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Definition of Equipment

Equipment Image 1


The cost of equipment owned by the company.

Related Terms:

Equipment trust certificates

Certificates issued by a trust that was formed to purchase an asset and lease it
to a lessee. When the last of the certificates has been repaid, title of ownership of the asset reverts to the

Plant and Equipment

Buildings and machines that firms use to produce output.


Assets such as land, buildings, machinery, and equipment that the business will use for several
years to make the product or provide the service that it sells. They are shown at the cost a company paid to buy or build them minus the amount they’ve depreciated since they were bought or built. (Except for land, which is not depreciated.)

property, plant, and equipment

This label is generally used in financial
reports to describe the long-term assets of a business, which include
land, buildings, machinery, equipment, tools, vehicles, computers, furniture
and fixtures, and other tangible long-lived resources that are not
held for sale but are used in the operations of a business. The less formal
name for these assets is fixed assets, which see.

Property, plant, and equipment

This item is comprised of all types of fixed assets
recorded on the balance sheet, and is intended to reveal the sum total of all tangible,
long-term assets used to conduct business.

accumulated depreciation

A contra, or offset, account that is coupled
with the property, plant, and equipment asset account in which the original
costs of the long-term operating assets of a business are recorded.
The accumulated depreciation contra account accumulates the amount of
depreciation expense that is recorded period by period. So the balance in
this account is the cumulative amount of depreciation that has been
recorded since the assets were acquired. The balance in the accumulated
depreciation account is deducted from the original cost of the assets
recorded in the property, plant, and equipment asset account. The
remainder, called the book value of the assets, is the amount included on
the asset side of a business.


the use of equipment that has been programmed to sense certain conditions

Equipment Image 2


The maximum volume of products or services that can be produced given limitations of space,
people, equipment or financial resources.


a) Physical capital: buildings, equipment, and any materials used to produce other goods and services in the future rather than being consumed today.
b) Financial capital: funds available for acquiring real capital.
c) Human capital: the value of the education and experience that make people more productive.


Expenditures Purchases of productive long-lived assets, in particular, items of property,
plant, and equipment.

capital budget

management’s plan for investments in longterm
property, plant, and equipment

Capital expenditures

Amount used during a particular period to acquire or improve long-term assets such as
property, plant or equipment.

capital expenditures

Refers to investments by a business in long-term
operating assets, including land and buildings, heavy machinery and
equipment, vehicles, tools, and other economic resources used in the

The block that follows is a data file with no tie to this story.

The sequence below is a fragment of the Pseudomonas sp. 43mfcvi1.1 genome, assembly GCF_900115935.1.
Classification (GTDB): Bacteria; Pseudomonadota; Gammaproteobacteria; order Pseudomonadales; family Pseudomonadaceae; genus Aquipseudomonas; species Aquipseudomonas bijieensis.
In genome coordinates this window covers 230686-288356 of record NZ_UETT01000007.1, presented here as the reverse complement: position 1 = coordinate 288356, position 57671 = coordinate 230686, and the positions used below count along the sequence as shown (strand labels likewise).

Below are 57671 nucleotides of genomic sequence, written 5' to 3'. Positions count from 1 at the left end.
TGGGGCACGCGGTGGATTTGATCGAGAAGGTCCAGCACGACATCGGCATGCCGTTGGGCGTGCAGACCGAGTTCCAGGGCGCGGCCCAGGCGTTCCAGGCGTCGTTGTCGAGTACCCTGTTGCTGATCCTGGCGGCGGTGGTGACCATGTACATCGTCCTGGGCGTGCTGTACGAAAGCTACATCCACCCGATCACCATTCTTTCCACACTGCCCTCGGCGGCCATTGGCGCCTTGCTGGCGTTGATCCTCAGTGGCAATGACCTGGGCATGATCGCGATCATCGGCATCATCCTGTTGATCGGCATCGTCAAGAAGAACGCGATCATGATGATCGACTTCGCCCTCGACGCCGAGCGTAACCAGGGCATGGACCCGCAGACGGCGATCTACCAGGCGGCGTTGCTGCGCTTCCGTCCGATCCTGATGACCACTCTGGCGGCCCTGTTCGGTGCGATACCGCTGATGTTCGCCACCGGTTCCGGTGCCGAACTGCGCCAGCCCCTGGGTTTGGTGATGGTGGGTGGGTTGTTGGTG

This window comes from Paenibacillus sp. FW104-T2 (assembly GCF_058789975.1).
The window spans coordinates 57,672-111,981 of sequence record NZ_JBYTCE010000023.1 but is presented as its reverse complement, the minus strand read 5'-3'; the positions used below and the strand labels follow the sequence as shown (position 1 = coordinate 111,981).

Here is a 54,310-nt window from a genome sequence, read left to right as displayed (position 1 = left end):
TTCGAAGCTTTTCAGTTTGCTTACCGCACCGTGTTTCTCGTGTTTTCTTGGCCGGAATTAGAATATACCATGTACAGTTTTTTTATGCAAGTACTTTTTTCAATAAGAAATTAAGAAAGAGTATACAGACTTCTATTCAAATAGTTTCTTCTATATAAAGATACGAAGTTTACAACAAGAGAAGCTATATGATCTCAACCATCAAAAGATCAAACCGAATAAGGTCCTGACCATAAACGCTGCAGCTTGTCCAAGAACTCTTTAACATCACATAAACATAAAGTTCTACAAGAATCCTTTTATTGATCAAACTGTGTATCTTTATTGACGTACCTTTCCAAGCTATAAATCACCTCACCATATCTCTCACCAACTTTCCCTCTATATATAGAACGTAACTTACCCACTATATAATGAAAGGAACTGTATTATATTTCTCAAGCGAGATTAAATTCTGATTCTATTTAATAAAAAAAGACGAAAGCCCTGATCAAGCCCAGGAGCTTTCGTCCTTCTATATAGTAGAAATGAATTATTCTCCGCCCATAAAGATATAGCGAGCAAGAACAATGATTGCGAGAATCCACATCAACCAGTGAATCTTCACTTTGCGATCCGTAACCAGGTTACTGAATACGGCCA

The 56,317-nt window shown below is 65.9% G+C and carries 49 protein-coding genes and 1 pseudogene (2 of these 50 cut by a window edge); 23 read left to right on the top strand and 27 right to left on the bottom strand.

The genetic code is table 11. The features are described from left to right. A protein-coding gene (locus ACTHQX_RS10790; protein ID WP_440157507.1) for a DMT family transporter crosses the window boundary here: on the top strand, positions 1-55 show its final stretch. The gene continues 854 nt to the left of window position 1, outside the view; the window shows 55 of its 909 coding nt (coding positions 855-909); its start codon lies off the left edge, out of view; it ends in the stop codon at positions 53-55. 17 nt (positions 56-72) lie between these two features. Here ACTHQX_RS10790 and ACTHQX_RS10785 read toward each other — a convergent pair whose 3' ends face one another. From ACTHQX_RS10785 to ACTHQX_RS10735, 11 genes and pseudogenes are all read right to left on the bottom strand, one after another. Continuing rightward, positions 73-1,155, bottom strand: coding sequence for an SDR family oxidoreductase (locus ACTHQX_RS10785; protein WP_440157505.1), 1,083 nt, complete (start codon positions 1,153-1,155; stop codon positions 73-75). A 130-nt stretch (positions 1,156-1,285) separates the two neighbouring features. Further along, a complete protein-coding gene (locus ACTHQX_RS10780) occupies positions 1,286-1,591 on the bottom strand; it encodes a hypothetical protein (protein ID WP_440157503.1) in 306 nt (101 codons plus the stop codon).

operations of a business. The term capital is used to emphasize that
these are relatively large amounts and that a business has to raise capital
for these expenditures from debt and equity sources.

Capital Stock

The total amount of plant, equipment, and other physical capital.

capitalization of costs

When a cost is recorded originally as an increase
to an asset account, it is said to be capitalized. This means that the outlay
is treated as a capital expenditure, which becomes part of the total
cost basis of the asset. The alternative is to record the cost as an expense
immediately in the period the cost is incurred. Capitalized costs refer
mainly to costs that are recorded in the long-term operating assets of a
business, such as buildings, machines, equipment, tools, and so on.

committed cost

a cost related either to the long-term investment
in plant and equipment of a business or to the
organizational personnel whom top management deem
permanent; a cost that cannot be changed without longrun
detriment to the organization

Equipment Image 3

Company Acquisitions

Assets acquired to create money. May include plant, machinery and equipment, shares of another company etc.

Conditional sales contracts

Similar to equipment trust certificates except that the lender is either the
equipment manufacturer or a bank or finance company to whom the manufacturer has sold the conditional
sales contract.


A technique by which a company recovers the high cost of its plant-and-equipment assets gradually during the number of years they’ll be used in the business. Depreciation can be physical, technological, or both.


The systematic and rational allocation of the cost of property, plant, and equipment
over their useful lives. Refer also to amortization and depletion.


Amortization of fixed assets, such as plant and equipment, so as to allocate the cost over their depreciable life.

Depreciation tax shield

The value of the tax write-off on depreciation of plant and equipment.

Direct lease

Lease in which the lessor purchases new equipment from the manufacturer and leases it to the

Double-dip lease

A cross-border lease in which the disparate rules of the lessor's and lessee's countries let
both parties be treated as the owner of the leased equipment for tax purposes.


A factor that has a direct impact on the incurring of a cost. For example, adding
an employee results in new costs to purchase office equipment for that person;
therefore, additions to headcount are cost driver for office expenses.